Wednesday, June 22, 2022

It's better than I thought!


Begonia amphioxus

It’s even better than I thought.


Begonia amphioxus is an interesting plant to look at.  With narrow leaves and bright reddish spots, it is worth having in your collection.  We just need a good common name.


            The one I have at the North window does fine with no additional humidity needed.


            But here is how it’s better.


I went on vacation, and it was not watered for 12 days.  When I got back, it was very dry but suffered no damage --- no brown leaves or leaf drop.  The slight wilt perked up with water.


            Begonia amphioxus is the perfect houseplant.  Everybody should have one.

Thursday, April 14, 2022

It has happened again!


Primulina 'Xuan's Party Dress' with Sinningia 'Prudence Risley'

              It’s happening again.


            My Primulina ‘Xuan’s Party Dress’ is flowering with multiple buds and flowers at the west windowsill where it has been for years.


            Successful reflowering for Primulina is a major test which it has passing again this year.


            ‘Party Dress’ is one of the best for early flowering and the flower is blue, a change from mostly purple varieties.


            This year it is joined by ‘Prudence Risley’ with spectacular red flowers.  This plant’s early life was in the greenhouse, but the buds have been opening regularly here.

Saturday, March 12, 2022

There's a story here!


  • Garden Center Magazine

  • February 2022
  • Marketable miniatures
    Achimenes 'Petite Fadette'
    Photo courtesy of Gary Hunter

    Marketable miniatures

    Features - Plants

    Flowering miniatures tout colorful blooms and space-saving options for retailers to market as attractive alternatives to larger, more traditional houseplants.

    February 7, 2022

    In the last 50 years, houseplants experienced quite the trend cycle. With interest peaking in the ‘70s and ‘80s, demand waned in decades that followed, only to be resurrected by plant-happy millennials in the last 10 years. Of course, it’s hard to predict what comes next without a crystal ball, but Gary Hunter, owner of Gary’s Specialty Plants in Drumore, Pennsylvania, believes the latest trend may be flowering miniature plants.

    “When I started nine or 10 years ago, one of our sayings was ‘miniature plants for miniature gardens,’ and that was a thing that was going on at the time where people would make their own little miniature garden scenes,” Hunter says.

    While people are no longer as interested in the trinkets, there’s still a spot for miniatures — and that’s alongside traditional houseplants. Right now, Hunter says retailers are still very interested in houseplants and notes string of pearls and the Chinese money plant are some of his bestsellers.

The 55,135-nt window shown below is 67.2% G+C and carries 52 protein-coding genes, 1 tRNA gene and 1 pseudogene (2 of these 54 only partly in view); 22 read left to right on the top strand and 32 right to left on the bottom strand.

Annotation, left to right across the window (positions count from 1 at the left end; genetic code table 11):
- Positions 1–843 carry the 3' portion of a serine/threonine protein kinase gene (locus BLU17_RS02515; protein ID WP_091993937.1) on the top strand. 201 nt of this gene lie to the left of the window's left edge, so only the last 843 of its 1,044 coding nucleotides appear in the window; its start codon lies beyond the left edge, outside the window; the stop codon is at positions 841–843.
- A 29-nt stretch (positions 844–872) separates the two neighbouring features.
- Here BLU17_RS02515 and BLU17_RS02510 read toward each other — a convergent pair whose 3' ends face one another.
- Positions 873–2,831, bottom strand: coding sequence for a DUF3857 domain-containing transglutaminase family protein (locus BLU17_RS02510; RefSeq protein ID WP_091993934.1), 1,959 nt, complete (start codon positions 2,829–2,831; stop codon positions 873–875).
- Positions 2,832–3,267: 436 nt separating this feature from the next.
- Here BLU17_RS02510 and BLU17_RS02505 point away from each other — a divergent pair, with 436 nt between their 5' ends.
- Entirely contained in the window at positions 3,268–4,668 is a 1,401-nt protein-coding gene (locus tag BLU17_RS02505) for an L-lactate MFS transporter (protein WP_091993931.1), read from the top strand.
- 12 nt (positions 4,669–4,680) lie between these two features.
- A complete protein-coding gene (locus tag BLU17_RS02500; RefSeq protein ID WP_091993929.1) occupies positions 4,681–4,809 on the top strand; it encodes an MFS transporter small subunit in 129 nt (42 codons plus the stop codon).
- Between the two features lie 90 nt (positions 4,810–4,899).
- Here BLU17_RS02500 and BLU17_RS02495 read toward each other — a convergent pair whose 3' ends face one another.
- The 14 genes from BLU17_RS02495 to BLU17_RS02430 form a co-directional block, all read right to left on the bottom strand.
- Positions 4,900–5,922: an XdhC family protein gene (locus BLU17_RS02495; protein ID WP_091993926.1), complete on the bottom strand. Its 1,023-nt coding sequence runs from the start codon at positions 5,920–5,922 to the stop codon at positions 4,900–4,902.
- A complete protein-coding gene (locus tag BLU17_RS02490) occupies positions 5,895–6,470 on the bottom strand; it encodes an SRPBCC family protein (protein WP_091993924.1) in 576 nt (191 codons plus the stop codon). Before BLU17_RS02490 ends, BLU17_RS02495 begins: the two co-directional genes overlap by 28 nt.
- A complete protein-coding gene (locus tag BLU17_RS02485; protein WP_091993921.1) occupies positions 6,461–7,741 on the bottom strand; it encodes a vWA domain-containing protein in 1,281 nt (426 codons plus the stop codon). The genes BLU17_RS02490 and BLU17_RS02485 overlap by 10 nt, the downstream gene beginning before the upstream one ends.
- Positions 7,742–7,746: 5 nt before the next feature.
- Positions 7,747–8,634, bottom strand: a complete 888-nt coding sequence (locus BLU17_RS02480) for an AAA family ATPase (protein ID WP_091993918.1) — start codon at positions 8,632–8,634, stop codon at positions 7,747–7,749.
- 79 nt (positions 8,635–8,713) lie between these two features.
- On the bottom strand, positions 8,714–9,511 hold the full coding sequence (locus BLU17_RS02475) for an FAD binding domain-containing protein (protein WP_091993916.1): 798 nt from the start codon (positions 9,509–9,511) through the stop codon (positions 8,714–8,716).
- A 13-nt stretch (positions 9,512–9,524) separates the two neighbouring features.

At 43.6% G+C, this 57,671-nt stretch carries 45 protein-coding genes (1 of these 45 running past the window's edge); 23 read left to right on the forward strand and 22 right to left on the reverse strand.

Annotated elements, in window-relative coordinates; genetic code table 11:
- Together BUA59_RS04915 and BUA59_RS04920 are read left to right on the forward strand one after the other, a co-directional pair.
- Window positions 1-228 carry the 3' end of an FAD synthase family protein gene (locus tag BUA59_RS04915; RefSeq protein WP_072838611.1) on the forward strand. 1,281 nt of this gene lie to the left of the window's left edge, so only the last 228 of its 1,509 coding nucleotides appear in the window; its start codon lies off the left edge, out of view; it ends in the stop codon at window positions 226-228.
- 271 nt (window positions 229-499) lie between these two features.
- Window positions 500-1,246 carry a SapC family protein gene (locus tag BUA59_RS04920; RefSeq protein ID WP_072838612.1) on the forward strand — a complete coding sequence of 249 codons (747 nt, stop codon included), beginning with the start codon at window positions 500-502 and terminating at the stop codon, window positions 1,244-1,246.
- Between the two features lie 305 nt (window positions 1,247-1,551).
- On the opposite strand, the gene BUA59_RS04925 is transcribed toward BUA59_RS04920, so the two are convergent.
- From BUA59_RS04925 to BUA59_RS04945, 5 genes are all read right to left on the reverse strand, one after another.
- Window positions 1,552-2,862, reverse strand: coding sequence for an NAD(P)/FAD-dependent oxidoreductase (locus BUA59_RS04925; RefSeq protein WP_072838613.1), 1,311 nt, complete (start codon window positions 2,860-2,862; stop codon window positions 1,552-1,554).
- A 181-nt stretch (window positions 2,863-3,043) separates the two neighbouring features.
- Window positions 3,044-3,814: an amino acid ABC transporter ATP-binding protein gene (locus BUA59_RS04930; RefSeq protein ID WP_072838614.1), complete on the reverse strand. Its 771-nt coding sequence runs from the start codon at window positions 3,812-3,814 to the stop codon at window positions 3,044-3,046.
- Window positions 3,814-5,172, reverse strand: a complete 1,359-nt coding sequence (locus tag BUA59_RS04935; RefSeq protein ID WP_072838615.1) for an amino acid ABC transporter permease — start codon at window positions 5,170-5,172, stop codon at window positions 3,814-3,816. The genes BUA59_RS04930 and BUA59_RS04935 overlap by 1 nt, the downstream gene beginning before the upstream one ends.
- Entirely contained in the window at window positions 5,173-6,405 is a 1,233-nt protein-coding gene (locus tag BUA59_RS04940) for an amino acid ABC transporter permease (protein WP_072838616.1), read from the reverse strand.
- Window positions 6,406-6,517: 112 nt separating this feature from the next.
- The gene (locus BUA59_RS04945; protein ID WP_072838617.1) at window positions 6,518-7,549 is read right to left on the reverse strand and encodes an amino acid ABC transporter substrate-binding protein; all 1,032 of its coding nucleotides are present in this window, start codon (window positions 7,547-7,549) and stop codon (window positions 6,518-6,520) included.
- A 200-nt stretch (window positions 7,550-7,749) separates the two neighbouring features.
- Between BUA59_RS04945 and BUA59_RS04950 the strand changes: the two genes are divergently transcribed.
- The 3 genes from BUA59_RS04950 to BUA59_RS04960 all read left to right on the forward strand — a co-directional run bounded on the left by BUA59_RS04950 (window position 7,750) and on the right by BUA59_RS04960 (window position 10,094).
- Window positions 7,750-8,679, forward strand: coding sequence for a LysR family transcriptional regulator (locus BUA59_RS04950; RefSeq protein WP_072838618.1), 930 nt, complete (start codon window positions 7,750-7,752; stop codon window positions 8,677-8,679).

“We hope houseplant popularity continues but we don't have any control over this trend,” Hunter says with a laugh. “Why did it start? Why did it continue? Why did it go up? It will go down — we just don't know when.”

    However, he thinks flowering miniatures will start to take off soon, especially varieties found in the Gesneriad family — all of which are flowering houseplants. These include African violets, Streptocarpus, Aeschynanthus, Achimenes, Smithiantha, Kohleria, Sinningia and Primulina.

    “You can get a lot of plants in a smaller area for display and that’s a good thing. In general, the price went up on that stuff. When we started, the retail was about $4. Now it's almost $5 everywhere and some places they're selling it for $6,” Hunter says. “So that sounds like a lot of money for a little plant, but actually, if somebody can buy several little plants for not much money, that helps sell them and the customer gets more variety.”

    Here are some varieties to get you started:

    Achimenes ‘Golden Bells’
    Photos courtesy of Gary's Specialty Plants


    “Almost no young person knows about this one. We grew these 40-50 years ago. It’s most like an impatiens. It has pastel flowers and can flower in the morning sun and afternoon shade,” he says.

    Hunter points out that Achimenes have always been grown by Gesneriad hobbyists, but it is not in the commercial system.

    “The easy method for the homeowner is to grow it as a summer plant or a patio plant. In the fall, it will die back. You can either just put it in the basement and let it go until next spring, or you can knock out the pot and harvest those little rhizomes and save them, and start them in March or April and start the next year,” he says.

    There are many hybrids in all colors — ranging from pinks, reds, yellows, white and lavender — with single and double-flower, upright and trailing varieties.

    Sinningia ‘Li'l Georgie’

    Sinningia ‘Li’l Georgie’

    A micro-mini, Sinningia ‘Li’l Georgie’ is one of the world’s smallest flowering plants, Hunter says. Sinningia ‘Li’l Georgie’ contains many purple flowers on a compact plant, and, if grown from a tuber, can resprout if it goes dormant, he says.

    “I have produced these before and am in the process of reestablishing a supply from tissue culture. The breakthrough with this micro-mini Sinningia is that it does not require the extra humidity of a terrarium, but can grow on a windowsill,” Hunter says.


    Primulina 'Loki'